Last week, the Court of Appeal made a very important judgement on the Home Office’s policy on deciding the age of young people seeking asylum – also known as “age assessments”.
This matters because people who are accepted as being under 18 will be treated differently from those over 18 – if you are a minor, you are very unlikely to be detained. You should be supported by Social Services (rather than the asylum support system). You will have a lawyer present at your asylum substantive interview. And if you are accepted as being younger than 17.5 years old, are unaccompanied, and there are not “adequate reception arrangements” in your home country, you should not be removed from the UK if you asylum case is refused and instead should be given a temporary form of leave to remain.
Home Office policy (on detention and temporary release) says that people who are seeking asylum, and who say they are under 18 will be given the benefit of the doubt unless, among other things:
Two Home Office members of staff have separately assessed that the individual is an adult because their physical appearance and demeanour very strongly suggests that they are significantly over 18 years of age and there is little or no supporting evidence for their claimed age.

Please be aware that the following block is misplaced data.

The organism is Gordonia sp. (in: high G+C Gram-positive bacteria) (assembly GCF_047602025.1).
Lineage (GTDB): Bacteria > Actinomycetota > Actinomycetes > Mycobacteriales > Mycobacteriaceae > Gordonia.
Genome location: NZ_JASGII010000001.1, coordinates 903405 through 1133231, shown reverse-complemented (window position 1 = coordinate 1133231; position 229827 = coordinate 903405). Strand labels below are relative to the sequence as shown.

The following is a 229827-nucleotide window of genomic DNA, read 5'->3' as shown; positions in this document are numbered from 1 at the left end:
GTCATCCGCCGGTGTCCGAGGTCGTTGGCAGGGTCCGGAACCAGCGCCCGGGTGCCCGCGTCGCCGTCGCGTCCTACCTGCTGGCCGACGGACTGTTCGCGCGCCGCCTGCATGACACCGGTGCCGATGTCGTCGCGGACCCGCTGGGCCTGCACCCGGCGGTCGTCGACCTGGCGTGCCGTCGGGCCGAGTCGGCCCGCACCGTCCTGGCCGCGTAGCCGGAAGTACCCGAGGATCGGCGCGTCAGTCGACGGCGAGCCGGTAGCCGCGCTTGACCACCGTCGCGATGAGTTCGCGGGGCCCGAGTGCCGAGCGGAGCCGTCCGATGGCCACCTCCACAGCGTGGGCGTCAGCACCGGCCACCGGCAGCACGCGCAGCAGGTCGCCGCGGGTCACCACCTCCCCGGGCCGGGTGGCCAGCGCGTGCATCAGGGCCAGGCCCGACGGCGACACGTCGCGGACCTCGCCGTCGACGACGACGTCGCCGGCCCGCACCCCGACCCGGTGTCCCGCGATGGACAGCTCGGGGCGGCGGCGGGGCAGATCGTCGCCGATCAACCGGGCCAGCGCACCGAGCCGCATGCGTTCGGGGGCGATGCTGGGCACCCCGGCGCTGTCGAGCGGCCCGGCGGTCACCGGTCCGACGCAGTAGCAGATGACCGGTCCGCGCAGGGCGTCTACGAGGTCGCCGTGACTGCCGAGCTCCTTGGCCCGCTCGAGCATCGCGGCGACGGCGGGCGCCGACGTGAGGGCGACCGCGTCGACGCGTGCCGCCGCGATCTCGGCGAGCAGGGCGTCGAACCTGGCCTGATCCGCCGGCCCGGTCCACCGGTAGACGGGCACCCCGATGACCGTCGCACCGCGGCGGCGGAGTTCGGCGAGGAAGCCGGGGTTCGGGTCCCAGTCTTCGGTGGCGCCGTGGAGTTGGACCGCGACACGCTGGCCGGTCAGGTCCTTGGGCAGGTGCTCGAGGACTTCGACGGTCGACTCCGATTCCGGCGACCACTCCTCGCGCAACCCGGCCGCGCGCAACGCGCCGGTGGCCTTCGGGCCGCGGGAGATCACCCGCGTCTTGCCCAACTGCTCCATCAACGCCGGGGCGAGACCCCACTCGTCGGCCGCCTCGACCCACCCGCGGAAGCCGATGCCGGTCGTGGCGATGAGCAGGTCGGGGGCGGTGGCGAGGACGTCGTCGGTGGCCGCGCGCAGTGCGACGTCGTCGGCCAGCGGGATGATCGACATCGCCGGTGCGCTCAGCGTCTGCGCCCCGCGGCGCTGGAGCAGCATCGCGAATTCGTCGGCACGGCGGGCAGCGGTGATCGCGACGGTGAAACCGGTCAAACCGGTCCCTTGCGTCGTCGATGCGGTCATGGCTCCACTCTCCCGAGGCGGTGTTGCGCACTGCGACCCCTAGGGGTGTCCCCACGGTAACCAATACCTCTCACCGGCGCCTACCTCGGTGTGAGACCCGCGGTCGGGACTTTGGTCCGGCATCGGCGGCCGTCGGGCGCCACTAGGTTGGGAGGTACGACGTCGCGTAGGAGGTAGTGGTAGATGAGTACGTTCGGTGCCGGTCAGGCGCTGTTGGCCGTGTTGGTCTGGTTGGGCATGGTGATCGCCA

It was the meaning of “significantly over 18” that came under scrutiny in this case.
The court found that the term “significantly over 18” wasn’t clear enough.
One of the judges commented:
just how unreliable the exercise of assessing age on the basis of appearance and demeanour is and, in consequence, how wide a margin of error is required. In truth, all the work is done by the single word “significantly”. But that is a word which can be interpreted in many different ways, and its imprecision is not corrected simply by printing it in bold or underlining it. Suppose an immigration officer believes that the appearance and demeanour of a young person whom he or she is assessing very strongly suggests that they are at least 20. It would be perfectly reasonable for them, in the absence of any guidance, to regard that as “significantly” over 18; yet the evidence shows that the margin of error is at least five years and maybe more – that is, an 18-year old young person may “look” as old as 23, or perhaps 25
The court found that the wording in the policy isn’t precise enough and that there is a real risk of children being (unlawfully) detained. This makes the policy unlawful.
The Home Office have issued updated guidance in response to the judgment, which you can read here.
They respond to the court ruling in the document:
Due to a recent Court of Appeal judgment and subject to any further consultation that the Home Office engages in, it is the Home Office’s interim policy position, that for a person to be assessed as an adult in these circumstances, their physical appearance and demeanour must very strongly suggest that they are 25 years of age or over.
It is worth noting that only two of the three judges in this case agreed with the decision. The Home Office have already applied to appeal the judgment at the Supreme Court.
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